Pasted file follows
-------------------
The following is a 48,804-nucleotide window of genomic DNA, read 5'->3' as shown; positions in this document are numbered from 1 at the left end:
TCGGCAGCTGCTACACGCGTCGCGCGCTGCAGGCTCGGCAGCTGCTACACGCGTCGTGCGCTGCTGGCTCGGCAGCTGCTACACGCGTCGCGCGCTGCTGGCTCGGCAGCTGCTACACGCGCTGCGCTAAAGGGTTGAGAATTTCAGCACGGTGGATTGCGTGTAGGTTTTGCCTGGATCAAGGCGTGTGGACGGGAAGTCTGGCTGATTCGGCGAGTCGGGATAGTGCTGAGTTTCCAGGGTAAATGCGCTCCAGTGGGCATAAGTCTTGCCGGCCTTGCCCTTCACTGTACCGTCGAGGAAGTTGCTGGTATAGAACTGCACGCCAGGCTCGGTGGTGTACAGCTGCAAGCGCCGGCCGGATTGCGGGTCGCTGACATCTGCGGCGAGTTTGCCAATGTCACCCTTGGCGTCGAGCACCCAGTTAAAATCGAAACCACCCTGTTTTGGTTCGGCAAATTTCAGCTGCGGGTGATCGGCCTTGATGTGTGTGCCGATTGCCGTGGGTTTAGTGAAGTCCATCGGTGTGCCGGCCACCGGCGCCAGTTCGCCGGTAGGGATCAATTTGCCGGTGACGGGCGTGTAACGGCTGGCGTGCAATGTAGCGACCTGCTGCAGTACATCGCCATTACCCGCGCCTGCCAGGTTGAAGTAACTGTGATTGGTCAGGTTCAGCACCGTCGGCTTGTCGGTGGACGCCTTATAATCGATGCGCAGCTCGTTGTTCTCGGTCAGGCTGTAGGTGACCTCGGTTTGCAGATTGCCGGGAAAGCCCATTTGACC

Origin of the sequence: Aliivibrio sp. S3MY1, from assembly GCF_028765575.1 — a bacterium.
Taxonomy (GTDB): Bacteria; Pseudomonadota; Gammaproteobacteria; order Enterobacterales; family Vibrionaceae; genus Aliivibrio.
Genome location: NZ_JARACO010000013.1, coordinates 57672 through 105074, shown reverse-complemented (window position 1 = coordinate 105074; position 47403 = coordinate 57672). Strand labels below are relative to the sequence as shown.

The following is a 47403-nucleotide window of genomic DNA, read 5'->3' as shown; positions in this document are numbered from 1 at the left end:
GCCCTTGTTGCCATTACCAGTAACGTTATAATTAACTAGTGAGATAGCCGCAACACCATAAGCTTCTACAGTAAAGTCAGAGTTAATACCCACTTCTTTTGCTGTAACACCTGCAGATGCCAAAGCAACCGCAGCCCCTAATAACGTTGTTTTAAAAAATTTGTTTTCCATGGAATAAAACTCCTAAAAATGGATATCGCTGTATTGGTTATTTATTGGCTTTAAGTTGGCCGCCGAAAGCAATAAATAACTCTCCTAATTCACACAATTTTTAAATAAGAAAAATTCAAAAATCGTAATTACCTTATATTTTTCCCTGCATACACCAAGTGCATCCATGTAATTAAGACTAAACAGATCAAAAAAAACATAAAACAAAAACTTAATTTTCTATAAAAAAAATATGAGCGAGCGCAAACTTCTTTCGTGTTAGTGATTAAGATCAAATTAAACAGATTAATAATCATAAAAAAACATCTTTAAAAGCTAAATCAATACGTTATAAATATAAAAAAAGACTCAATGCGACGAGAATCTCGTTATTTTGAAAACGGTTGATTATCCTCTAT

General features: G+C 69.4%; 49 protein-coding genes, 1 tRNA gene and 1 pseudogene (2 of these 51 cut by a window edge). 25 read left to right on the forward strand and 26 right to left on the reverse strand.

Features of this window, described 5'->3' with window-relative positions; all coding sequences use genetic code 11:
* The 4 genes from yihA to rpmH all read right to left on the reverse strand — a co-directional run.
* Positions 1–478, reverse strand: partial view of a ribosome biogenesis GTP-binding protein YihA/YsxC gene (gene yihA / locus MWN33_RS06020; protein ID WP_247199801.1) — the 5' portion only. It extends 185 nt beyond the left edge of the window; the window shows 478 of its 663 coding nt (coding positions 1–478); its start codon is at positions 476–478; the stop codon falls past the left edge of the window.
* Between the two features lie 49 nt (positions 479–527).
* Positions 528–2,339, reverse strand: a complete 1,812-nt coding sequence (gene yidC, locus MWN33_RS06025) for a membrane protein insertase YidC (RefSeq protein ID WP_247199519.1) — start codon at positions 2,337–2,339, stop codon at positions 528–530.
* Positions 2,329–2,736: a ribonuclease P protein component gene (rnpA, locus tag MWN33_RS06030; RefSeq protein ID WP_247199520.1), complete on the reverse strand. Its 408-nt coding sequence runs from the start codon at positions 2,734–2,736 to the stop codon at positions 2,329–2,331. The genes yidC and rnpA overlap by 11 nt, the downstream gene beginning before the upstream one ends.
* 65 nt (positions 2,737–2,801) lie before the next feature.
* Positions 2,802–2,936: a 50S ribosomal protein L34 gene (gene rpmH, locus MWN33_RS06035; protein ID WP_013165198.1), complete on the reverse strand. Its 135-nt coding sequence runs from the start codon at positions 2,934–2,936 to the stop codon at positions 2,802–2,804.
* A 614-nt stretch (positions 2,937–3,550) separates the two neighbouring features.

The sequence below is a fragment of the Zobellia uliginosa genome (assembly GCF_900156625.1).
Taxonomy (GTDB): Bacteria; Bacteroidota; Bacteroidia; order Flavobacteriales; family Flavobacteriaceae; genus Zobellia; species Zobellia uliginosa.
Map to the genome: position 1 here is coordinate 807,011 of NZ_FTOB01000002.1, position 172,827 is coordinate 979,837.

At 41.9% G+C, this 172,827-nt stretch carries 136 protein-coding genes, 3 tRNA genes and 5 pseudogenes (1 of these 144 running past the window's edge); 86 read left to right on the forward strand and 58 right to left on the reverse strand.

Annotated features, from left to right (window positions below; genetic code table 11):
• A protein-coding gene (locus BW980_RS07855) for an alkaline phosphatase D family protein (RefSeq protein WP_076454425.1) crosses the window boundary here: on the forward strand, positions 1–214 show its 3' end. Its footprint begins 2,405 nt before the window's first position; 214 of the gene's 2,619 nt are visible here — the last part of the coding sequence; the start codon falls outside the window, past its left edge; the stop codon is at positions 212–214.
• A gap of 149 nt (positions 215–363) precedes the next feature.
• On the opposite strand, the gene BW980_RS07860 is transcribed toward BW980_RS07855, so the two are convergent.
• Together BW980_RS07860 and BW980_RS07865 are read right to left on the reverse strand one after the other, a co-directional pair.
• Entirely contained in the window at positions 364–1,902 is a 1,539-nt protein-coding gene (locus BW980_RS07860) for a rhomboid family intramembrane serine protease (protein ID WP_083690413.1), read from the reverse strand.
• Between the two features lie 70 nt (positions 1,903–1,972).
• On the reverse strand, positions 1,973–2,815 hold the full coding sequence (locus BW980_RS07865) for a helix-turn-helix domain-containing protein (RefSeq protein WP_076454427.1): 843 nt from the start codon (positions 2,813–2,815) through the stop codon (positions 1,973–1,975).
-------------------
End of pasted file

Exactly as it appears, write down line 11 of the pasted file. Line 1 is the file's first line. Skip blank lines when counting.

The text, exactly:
* Positions 1–478, reverse strand: partial view of a ribosome biogenesis GTP-binding protein YihA/YsxC gene (gene yihA / locus MWN33_RS06020; protein ID WP_247199801.1) — the 5' portion only. It extends 185 nt beyond the left edge of the window; the window shows 478 of its 663 coding nt (coding positions 1–478); its start codon is at positions 476–478; the stop codon falls past the left edge of the window.